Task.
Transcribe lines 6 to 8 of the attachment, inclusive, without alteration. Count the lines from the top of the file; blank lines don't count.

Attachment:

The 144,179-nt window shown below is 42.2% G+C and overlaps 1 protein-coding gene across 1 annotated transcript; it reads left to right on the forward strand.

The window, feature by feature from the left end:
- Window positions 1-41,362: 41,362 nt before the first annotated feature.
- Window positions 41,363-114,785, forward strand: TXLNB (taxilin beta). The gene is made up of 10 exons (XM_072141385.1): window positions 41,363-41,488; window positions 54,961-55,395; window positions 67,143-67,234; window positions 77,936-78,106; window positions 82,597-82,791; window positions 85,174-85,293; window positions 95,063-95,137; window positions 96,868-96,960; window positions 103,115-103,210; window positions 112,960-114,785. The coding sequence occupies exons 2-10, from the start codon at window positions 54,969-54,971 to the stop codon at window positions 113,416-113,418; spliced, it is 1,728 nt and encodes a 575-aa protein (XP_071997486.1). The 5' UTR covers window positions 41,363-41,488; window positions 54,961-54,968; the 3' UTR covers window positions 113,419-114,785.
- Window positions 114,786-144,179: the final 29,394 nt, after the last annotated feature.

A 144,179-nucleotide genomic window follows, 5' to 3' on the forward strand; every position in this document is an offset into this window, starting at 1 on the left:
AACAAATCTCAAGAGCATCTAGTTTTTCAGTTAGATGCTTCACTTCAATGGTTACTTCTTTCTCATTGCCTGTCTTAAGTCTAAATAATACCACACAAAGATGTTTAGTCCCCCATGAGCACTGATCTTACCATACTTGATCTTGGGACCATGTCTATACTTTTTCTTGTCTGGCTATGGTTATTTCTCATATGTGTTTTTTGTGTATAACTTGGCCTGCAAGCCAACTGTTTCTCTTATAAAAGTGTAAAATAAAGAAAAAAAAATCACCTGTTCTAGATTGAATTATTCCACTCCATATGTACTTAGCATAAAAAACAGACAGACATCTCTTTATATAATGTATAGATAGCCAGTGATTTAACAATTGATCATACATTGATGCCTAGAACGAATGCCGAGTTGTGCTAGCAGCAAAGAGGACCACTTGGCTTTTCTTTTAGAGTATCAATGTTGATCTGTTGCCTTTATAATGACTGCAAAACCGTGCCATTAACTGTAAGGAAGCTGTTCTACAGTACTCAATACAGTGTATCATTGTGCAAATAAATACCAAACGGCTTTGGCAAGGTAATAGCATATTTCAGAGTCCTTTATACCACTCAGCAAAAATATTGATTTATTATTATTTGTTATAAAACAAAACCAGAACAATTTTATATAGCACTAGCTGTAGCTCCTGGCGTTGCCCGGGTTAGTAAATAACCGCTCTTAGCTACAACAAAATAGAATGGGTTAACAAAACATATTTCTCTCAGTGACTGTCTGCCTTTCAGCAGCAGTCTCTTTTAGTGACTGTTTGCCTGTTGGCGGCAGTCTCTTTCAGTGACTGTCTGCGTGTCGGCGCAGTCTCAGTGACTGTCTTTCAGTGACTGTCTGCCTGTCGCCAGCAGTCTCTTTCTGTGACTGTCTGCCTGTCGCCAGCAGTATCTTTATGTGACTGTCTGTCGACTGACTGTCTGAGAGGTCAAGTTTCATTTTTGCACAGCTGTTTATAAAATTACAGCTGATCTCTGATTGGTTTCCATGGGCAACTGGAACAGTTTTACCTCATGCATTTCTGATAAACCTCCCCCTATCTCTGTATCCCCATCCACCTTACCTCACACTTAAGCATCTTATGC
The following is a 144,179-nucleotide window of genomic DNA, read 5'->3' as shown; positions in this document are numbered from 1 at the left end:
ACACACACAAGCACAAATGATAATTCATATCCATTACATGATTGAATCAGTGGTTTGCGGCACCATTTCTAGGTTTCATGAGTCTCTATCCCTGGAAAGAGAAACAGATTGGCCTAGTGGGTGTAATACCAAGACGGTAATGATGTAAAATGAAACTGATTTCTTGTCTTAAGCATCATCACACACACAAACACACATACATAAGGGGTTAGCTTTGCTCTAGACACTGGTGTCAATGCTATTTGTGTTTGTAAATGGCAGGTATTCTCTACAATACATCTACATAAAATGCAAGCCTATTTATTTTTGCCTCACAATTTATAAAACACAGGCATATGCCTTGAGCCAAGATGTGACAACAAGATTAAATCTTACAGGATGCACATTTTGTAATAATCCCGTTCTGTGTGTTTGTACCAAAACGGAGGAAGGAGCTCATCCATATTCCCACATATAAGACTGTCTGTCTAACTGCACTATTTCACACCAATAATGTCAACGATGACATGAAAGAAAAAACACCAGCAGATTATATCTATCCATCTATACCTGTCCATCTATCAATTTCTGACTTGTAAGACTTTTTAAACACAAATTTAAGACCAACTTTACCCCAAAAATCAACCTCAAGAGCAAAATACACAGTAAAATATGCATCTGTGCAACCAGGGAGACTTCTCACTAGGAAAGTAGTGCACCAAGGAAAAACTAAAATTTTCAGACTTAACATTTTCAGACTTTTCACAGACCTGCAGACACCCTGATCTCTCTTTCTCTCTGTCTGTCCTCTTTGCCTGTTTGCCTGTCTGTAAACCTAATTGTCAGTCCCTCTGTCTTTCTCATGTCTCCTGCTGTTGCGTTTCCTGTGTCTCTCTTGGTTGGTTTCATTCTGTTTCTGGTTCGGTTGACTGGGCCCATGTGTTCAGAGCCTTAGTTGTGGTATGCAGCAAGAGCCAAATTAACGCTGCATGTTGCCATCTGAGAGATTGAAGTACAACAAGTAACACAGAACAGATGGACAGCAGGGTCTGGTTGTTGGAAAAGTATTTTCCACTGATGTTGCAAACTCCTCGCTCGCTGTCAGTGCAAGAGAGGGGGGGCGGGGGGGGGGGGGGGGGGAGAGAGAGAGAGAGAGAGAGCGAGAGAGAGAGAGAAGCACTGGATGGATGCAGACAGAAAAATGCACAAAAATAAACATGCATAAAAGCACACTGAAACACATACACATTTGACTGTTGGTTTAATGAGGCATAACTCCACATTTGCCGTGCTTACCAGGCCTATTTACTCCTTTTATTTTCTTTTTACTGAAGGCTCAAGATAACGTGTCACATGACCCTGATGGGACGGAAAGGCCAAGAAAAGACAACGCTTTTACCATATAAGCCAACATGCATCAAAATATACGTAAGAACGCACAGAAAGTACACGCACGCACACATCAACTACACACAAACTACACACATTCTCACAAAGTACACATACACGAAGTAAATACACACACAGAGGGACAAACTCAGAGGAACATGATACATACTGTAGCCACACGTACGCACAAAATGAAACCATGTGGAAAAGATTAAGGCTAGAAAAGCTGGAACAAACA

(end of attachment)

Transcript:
A 144,179-nucleotide genomic window follows, 5' to 3' on the forward strand; every position in this document is an offset into this window, starting at 1 on the left:
AACAAATCTCAAGAGCATCTAGTTTTTCAGTTAGATGCTTCACTTCAATGGTTACTTCTTTCTCATTGCCTGTCTTAAGTCTAAATAATACCACACAAAGATGTTTAGTCCCCCATGAGCACTGATCTTACCATACTTGATCTTGGGACCATGTCTATACTTTTTCTTGTCTGGCTATGGTTATTTCTCATATGTGTTTTTTGTGTATAACTTGGCCTGCAAGCCAACTGTTTCTCTTATAAAAGTGTAAAATAAAGAAAAAAAAATCACCTGTTCTAGATTGAATTATTCCACTCCATATGTACTTAGCATAAAAAACAGACAGACATCTCTTTATATAATGTATAGATAGCCAGTGATTTAACAATTGATCATACATTGATGCCTAGAACGAATGCCGAGTTGTGCTAGCAGCAAAGAGGACCACTTGGCTTTTCTTTTAGAGTATCAATGTTGATCTGTTGCCTTTATAATGACTGCAAAACCGTGCCATTAACTGTAAGGAAGCTGTTCTACAGTACTCAATACAGTGTATCATTGTGCAAATAAATACCAAACGGCTTTGGCAAGGTAATAGCATATTTCAGAGTCCTTTATACCACTCAGCAAAAATATTGATTTATTATTATTTGTTATAAAACAAAACCAGAACAATTTTATATAGCACTAGCTGTAGCTCCTGGCGTTGCCCGGGTTAGTAAATAACCGCTCTTAGCTACAACAAAATAGAATGGGTTAACAAAACATATTTCTCTCAGTGACTGTCTGCCTTTCAGCAGCAGTCTCTTTTAGTGACTGTTTGCCTGTTGGCGGCAGTCTCTTTCAGTGACTGTCTGCGTGTCGGCGCAGTCTCAGTGACTGTCTTTCAGTGACTGTCTGCCTGTCGCCAGCAGTCTCTTTCTGTGACTGTCTGCCTGTCGCCAGCAGTATCTTTATGTGACTGTCTGTCGACTGACTGTCTGAGAGGTCAAGTTTCATTTTTGCACAGCTGTTTATAAAATTACAGCTGATCTCTGATTGGTTTCCATGGGCAACTGGAACAGTTTTACCTCATGCATTTCTGATAAACCTCCCCCTATCTCTGTATCCCCATCCACCTTACCTCACACTTAAGCATCTTATGC
The following is a 144,179-nucleotide window of genomic DNA, read 5'->3' as shown; positions in this document are numbered from 1 at the left end: